Presence and gifts

Celebrated dance company taps into the spirit of Austin with new holiday show

Renowned dance company taps into spirit of Austin in new holiday show

Two sets feet, traditionally adorned, dance onstage
The show emphasizes improvisation, presence, and a holiday spirit untethered from any particular tradition. Photo courtesy of Tapestry Dance

A few times a year we get a chance to collectively ask ourselves, “Who am I?” Especially during the winter holidays, traditions from the new and novel to the crushingly long-held surround every individual, leaving them to decide which ties to accept and which to let fade. We focus on the fractals of the past becoming the future a little more every year.

Acia Gray, executive and artistic director of Tapestry Dance, had to trudge through this swamp of tenses this year while planning the company’s 32nd season winter premiere, The Precious Present, which runs through December 12 at the Long Center. 

The company had done The Nutcracker before. Who hadn’t? While Ballet Austin put on the traditional show upstairs at the Long Center, the jazz tap dancers below put on “tacky Christmas sweaters and played with rats in the basement.”

The problem was most of the company was gone. Because of budgetary restrictions earlier in the pandemic, Tapestry had to lay off its full-time dancers. Gray had been doing the same thing for three decades — directing a repertory company — but it was time to do something new. That meant committing to a period of self-inquiry and, ultimately, making a commitment to be especially present while figuring out the identity issue. “Who am I?” became a guiding theme.

“The name [Tapestry] was the threads of different cultures, the threads of different people, the threads of different experiences, of different dance forms to come together for a beautiful tapestry,” reflects Gray. “All the threads holding each other together, knots and all, and creating from that space.”

With this in mind, and the freedom to branch out, Gray gathered one of the most diverse sets of artists Austin will see this holiday season, united under the concept of presence far more than any recognizable winter tradition. Instead of hiring a brand-new company and training them for years to embody her own style, everyone brings their own creative identity.

The community artist showcase spans, among many other things, the poetry of Zell Miller III, the Indian classical singing of Nagavalli, and the personal reflections of the former Austin Chronicle critic Robert Faires. Dancers share styles from Spain (flamenco by Olivia Chacon), Africa (founding director of Ballet Afrique China Smith) and, uh ... Burning Man (flow arts by Kelly Bach). Gray herself and former Tapestry principal Jeremy Arnold will represent the company’s tap “threads.”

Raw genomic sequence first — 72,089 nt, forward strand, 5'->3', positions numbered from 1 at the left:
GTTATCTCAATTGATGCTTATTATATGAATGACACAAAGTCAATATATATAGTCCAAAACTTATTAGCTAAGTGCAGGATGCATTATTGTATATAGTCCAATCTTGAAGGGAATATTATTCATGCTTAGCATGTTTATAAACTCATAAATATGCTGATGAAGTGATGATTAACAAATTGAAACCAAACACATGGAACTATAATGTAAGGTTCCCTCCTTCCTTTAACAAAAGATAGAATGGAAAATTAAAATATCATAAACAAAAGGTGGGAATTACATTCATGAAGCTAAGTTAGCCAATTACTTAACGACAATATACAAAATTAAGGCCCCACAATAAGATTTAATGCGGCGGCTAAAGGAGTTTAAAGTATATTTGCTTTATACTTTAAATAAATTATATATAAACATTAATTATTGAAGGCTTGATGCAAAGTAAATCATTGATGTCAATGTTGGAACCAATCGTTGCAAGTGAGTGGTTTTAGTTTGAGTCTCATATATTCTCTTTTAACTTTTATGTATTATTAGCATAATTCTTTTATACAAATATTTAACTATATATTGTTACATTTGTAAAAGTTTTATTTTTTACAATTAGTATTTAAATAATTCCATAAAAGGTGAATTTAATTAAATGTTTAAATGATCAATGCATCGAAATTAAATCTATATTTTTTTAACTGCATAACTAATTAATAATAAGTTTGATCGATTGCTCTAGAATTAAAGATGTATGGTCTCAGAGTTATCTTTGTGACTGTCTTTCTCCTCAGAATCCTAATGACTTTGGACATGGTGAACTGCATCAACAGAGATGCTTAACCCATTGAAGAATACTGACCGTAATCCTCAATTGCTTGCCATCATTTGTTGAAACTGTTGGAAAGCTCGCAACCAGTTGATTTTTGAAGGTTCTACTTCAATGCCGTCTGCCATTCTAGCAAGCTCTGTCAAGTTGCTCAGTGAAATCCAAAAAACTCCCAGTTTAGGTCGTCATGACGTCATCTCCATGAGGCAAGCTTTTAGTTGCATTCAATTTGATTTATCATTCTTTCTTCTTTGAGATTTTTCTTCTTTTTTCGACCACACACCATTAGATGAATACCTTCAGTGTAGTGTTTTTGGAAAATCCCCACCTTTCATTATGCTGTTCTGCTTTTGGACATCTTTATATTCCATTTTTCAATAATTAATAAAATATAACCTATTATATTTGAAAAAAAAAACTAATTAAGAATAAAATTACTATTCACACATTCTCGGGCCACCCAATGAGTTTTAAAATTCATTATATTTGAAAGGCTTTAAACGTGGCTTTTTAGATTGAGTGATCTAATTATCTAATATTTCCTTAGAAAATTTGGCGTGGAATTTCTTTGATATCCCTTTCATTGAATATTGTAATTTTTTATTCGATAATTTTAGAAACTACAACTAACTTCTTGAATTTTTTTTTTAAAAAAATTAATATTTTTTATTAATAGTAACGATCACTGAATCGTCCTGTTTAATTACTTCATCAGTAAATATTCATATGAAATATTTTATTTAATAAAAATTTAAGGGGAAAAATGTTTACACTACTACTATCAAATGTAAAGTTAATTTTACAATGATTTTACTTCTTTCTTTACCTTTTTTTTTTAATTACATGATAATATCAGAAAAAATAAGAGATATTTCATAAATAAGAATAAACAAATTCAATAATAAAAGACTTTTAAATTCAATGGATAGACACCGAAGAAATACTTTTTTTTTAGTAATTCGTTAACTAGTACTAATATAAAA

It’s a kaleidoscopic present with overlaps between performers, styles, and provenance. The music never stops; it just turns from one performance to another, with blues interludes linking each segment. Every time a soloist leaves the stage, there will be interaction with the next soloist entering.

“It was important to me to tie in the diversity of America [and] our arts ecosystem,” says Gray. “What do we all have in common? We’re in Austin, Texas, in the United States. What’s indigenous, and what really ties us all together? It all takes us back to jazz and to blues.”

Improvising is Gray’s preferred method of dealing with the present. Rather than relying on past rehearsals or a stream of known rhythms and tones, performers have to take cues from each other in the moment. Each performance has never existed before, and will never be repeated. It is unique and quickly over.

It’s also up to the audience members to allow themselves to be swept up in the creative conversation. The darkness of the theater, Gray points out, does part of the job of centering attention. The rest is mindset, especially suspending critical thoughts. Thankfully for all but the most worldly viewers, there are unknowns all over this bill, eliminating expectations and opening up an easy channel to curiosity.

“The more you know about any art form, you tend to be more critical of it just because you have the tools,” says Gray. “When you watch a dancer, if your consciousness is looking at how high their leg is going, or how fast they’re moving, it’s in one place. But if that dancer is taking you on an emotional journey, and you can feel it — and it may even bring you to tears or laughter — that’s being present.”

The Precious Present – In Love & Light runs at the Rollins Theatre at the Long Center December 9-12. For tickets and a full list of performers, visit